Barnes and Noble unleashed a new eBook sampling program today, called Nook for Web. It allows you to read excerpts of books before you buy them in any internet browser on MAC or PC. There is no sign-in required and you don’t even have to register with the company to start checking out some eBooks!
When you are browsing Barnes and Nobles catalog of eBooks there is a new icon called “Read Instantly”. When you click on that you will automatically pull up the book on your internet browser. It basically shows the cover art, table of contents and two pages of the book. Support will be incoming in the next few months for this new sampling feature for smartphones, tablets and mobile devices. Even the iPad right now does not have the ability for this added functionality to properly work.
The entire reading experience of the samples is fairly solid via HTML5. You can Customize the reading experience using the intuitive navigation bar. Choose between 8 fonts and 8 font sizes and a single or double page layout. Simply collapse the navigation bar once preferences are selected to reveal a clean, easy-to-read page. There is tons of options to optimize your reading experience and it should hopefully lead to a full online reader for tablets and phones. Some users have been reporting some small bugs with the online reading app. In some cases people are being prompted with error messages or your book timing out. Obviously this is the launch day and small proclivities are bound to happen.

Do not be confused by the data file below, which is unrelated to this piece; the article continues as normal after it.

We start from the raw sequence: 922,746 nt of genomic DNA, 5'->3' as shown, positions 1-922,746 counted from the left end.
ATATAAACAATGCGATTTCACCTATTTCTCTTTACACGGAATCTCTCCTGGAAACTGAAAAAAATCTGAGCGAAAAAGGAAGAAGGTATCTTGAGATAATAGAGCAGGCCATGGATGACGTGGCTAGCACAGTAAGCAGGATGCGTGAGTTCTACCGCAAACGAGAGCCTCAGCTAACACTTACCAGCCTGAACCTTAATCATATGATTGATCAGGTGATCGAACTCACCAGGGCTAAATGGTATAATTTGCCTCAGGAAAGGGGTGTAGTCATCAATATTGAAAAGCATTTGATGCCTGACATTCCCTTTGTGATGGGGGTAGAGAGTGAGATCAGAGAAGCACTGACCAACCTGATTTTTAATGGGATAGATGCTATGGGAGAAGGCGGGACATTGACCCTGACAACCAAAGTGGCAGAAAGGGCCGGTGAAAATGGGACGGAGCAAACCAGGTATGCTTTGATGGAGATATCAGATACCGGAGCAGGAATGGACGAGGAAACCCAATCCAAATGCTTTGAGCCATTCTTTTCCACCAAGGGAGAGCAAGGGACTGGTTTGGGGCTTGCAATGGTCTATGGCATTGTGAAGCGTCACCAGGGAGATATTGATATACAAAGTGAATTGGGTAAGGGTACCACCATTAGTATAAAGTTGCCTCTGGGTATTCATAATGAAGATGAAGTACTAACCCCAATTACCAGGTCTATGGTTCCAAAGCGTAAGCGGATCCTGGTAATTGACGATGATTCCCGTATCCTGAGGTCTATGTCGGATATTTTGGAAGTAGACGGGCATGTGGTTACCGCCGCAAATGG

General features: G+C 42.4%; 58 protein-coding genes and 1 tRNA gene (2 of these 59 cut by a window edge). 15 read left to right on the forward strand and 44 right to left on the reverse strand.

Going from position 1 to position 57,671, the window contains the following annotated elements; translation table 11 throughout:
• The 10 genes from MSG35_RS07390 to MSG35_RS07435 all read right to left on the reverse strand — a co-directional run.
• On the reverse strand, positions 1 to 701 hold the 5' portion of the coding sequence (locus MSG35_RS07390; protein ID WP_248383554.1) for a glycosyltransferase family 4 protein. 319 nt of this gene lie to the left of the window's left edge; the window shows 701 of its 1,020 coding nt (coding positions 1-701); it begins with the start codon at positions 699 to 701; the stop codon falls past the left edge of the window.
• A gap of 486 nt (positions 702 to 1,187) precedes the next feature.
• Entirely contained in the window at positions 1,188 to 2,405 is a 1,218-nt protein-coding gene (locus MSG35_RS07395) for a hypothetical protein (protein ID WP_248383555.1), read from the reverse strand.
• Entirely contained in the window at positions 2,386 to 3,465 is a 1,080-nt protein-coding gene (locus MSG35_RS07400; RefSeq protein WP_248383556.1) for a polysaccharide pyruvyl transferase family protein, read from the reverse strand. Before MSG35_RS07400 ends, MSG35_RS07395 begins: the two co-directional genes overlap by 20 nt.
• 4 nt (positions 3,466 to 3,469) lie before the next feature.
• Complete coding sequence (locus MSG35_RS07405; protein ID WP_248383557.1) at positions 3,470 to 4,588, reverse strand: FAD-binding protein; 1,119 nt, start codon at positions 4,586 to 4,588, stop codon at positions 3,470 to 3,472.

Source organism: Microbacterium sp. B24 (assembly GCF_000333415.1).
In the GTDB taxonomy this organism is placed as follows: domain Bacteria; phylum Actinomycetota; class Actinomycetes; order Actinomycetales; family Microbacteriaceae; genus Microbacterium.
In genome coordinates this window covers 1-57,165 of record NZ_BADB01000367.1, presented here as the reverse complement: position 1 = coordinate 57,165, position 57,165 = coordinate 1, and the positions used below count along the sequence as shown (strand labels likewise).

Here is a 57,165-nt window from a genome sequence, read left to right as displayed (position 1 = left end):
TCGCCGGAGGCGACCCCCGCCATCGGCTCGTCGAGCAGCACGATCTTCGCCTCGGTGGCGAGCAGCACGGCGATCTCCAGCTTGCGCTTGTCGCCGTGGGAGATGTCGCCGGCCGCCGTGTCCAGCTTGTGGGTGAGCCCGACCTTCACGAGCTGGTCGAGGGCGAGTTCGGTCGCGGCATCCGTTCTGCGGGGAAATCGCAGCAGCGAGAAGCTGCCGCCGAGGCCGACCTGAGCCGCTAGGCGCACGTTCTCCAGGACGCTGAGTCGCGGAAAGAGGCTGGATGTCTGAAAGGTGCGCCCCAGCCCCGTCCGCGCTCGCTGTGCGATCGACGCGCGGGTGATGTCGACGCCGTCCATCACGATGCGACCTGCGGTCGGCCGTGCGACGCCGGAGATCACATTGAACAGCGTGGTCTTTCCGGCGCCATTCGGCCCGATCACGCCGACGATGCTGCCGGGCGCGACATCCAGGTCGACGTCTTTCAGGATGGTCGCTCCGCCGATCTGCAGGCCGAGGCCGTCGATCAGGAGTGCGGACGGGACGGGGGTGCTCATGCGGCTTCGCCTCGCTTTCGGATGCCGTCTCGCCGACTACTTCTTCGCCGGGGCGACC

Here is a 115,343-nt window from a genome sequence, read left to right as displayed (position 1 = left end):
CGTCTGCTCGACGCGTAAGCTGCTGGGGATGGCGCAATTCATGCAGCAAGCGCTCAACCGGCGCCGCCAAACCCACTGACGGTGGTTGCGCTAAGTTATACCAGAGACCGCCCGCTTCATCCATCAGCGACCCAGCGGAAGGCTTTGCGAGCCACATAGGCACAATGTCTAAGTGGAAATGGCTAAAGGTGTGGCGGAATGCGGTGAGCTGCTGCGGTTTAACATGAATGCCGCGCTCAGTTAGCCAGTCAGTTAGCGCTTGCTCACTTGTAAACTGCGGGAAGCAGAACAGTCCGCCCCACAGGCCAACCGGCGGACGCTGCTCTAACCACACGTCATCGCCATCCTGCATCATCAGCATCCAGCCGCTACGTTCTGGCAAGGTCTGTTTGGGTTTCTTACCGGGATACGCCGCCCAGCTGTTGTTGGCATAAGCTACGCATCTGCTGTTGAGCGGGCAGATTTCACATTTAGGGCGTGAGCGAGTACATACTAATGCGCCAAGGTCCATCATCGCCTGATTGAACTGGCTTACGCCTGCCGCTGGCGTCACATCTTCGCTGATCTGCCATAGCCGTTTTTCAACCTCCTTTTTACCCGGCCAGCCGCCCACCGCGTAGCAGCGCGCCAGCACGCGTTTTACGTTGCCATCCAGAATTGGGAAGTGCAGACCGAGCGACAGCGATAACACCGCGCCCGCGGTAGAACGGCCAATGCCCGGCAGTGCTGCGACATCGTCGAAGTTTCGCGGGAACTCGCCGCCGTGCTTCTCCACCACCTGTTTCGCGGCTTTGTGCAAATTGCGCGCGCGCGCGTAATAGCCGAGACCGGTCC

Beginning today, Barnes & Noble is also offering six bestselling NOOK Books in their entirety at no charge for readers to try NOOK’s award-winning digital reading experience online. Visit www.nook.com/NOOKforWeb to browse the list of complimentary titles available, instantly read the sample and download the entire book for free using any Web browser now through July 26.
Michael Kozlowski is the Editor in Chief of Good e-Reader. He has been writing about audiobooks and e-readers for the past ten years. His articles have been picked up by major and local news sources and websites such as the CNET, Engadget, Huffington Post and Verge.